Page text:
96 percent of Montenegro’s citizens support Government’s COVID-19 measures

Almost all Montenegrin citizens, i.e. 96 percent of them, support the measures imposed by the National Coordination Body of the Government of Montenegro because of the danger of coronavirus spreading.

Jelena Perovic
Ipsos 20 mart eng
UNICEF Crna Gora
26 March 2020

PODGORICA, 20 MARCH 2020 – Almost all Montenegrin citizens, i.e. 96 percent of them, support the measures imposed by the National Coordination Body of the Government of Montenegro because of the danger of coronavirus spreading. Eighty-six percent of citizens say they are adhering to said measures, although almost one-third (31%) admit they are finding it a challenge. This is the data from this week’s public opinion survey commissioned by the Ministry of Health, the Institute for Public Health and UNICEF Montenegro, and conducted by Ipsos.

“All the orders issued by the Ministry of Health and the National Coordination Body for Communicable Diseases are the result of the responsible action of the Government of Montenegro to counteract the further spread and mitigate the effects of coronaviruses in our country. All the measures taken by the state can be effective only if all of us show the maximum degree of both personal and collective responsibility,” said the Minister of Health, Kenan Hrapovic.

Citizens have the utmost confidence in the accuracy of information about coronavirus coming from the Institute of Public Health, the Ministry of Health and the World Health Organization. In contrast, they have least confidence in information coming from social networks.

“We are pleased with the fact that citizens trust the Institute of Public Health most when it comes to information about coronavirus. I urge them to continue to seek all information on this subject on our website and social networks. In crises like this, it is crucial to be well informed and to follow the instructions of experts, in this particular case, the instructions of medical doctors. I thank all the citizens for their cooperation, and once again I urge every individual to respect the measures of social isolation, because only in this way can we slow down the spread of the infection and ensure that every infected person receives timely and adequate assistance,” said Senad Begic, an epidemiologist and Deputy Director of the Institute of Public Health.

Compared to recent research on this topic conducted by Ipsos last week, there has been a significant increase in the number of citizens who are aware of the coronavirus and who perceive it to be something to worry about.

“Last week, 79 percent of citizens reported being informed, while this figure presently stands at 98 percent. Last week, one in two citizens were worried about the possibility of them or their loved ones contracting coronavirus, while today, 81 percent of citizens expressed their concerns regarding potential contraction. What seems to be positive is that we can see that citizens feel they are well informed and they are keeping themselves informed about the situation and, generally speaking, they are adhering to the recommended prevention measures. However, it is worrying that 31% of citizens claim that people from their immediate surroundings are only partially adhering to these measures,” said Vladimir Raicevic, Director of Ipsos for Montenegro.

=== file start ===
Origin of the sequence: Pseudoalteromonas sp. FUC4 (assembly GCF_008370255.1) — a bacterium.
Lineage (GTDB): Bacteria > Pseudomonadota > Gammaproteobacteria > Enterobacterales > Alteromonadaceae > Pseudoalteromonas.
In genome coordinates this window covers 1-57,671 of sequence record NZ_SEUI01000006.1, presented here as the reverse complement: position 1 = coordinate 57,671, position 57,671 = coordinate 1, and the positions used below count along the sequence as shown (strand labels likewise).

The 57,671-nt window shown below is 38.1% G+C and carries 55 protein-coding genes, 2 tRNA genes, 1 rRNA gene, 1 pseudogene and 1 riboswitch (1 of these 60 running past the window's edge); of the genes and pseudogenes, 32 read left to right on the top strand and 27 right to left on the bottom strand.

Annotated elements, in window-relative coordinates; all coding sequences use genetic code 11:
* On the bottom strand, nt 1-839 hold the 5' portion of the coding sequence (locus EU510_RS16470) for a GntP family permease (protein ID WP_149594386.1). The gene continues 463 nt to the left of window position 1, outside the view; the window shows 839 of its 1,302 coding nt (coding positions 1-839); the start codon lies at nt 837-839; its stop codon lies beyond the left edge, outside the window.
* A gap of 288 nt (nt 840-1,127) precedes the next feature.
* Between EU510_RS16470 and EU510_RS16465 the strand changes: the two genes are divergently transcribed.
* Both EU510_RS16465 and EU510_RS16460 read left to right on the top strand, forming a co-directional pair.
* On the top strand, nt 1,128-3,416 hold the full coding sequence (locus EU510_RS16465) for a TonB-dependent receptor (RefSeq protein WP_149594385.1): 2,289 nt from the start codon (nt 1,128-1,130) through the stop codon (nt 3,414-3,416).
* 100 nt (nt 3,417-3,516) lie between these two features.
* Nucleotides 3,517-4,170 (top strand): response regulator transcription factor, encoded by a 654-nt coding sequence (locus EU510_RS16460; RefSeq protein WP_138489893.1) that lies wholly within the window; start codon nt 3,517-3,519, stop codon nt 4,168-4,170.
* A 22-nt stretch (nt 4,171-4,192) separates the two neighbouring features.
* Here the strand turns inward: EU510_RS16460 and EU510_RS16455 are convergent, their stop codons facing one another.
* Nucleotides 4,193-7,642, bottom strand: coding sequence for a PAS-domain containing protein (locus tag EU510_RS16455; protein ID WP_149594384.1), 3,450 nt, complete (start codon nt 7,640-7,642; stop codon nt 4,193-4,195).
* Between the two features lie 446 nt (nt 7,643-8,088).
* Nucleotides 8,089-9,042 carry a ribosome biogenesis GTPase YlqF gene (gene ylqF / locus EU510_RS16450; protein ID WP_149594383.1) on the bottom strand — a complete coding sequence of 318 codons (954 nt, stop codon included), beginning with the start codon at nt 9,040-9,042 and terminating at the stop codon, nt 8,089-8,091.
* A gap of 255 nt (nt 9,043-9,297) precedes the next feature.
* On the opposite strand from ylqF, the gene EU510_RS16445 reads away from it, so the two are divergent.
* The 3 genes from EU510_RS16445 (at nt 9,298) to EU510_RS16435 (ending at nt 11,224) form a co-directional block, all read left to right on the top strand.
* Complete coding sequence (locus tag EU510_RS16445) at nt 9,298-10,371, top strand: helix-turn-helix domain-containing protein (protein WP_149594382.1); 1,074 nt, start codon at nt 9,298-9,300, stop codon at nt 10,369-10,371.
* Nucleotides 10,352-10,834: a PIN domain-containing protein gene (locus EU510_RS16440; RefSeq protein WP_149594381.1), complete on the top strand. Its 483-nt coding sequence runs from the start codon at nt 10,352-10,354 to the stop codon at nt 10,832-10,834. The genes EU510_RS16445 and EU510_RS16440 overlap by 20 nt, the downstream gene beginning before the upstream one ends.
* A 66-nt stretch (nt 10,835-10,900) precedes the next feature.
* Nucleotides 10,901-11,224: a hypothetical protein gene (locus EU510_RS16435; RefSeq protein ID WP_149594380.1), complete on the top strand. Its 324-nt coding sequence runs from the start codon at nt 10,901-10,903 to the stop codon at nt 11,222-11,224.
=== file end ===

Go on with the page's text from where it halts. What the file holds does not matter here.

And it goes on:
Recent data indicates a massive change in behaviour, showing that the aforementioned measures are being respected and that the messages from the competent institutions are getting through to citizens. The data shows that 99 percent of citizens are now washing their hands more frequently, 90 percent are avoiding home visits, 87 percent are using disinfectants more often, 86 percent are avoiding shaking hands, while 82 percent are keeping a one-to-three-metre distance when talking to someone, and as many have reduced walking and are staying outdoors. Sixty-nine percent of citizens are avoiding visiting stores, pharmacies and places where people gather, while 60 percent are avoiding contact with loved ones. One in two citizens is not going to work, which means that it is necessary to determine whether the recommended measures of social isolation and working from home can be better adhered to.

Fever and cough remain the two symptoms of the coronavirus that citizens have heard about the most. At the same time, the majority of citizens know that they should not go to primary healthcare centres in the event of feeling the symptoms of coronavirus and that they should call the number provided by the Institute of Public Health and the Ministry of Health. A free SOS line 1616 was activated earlier today by the Institute of Public Health. Citizens who suspect they have been exposed to the virus or have symptoms can be assisted through it every day from 8 am to 11 pm.

Almost every second citizen (45%) expects that the new situation will last up to two months, while one in five thinks that it will last longer – i.e. two to three months. Most citizens did not notice a shortage of groceries during their last visit to a store.

IPSOS survey cover image
UNICEF Crna Gora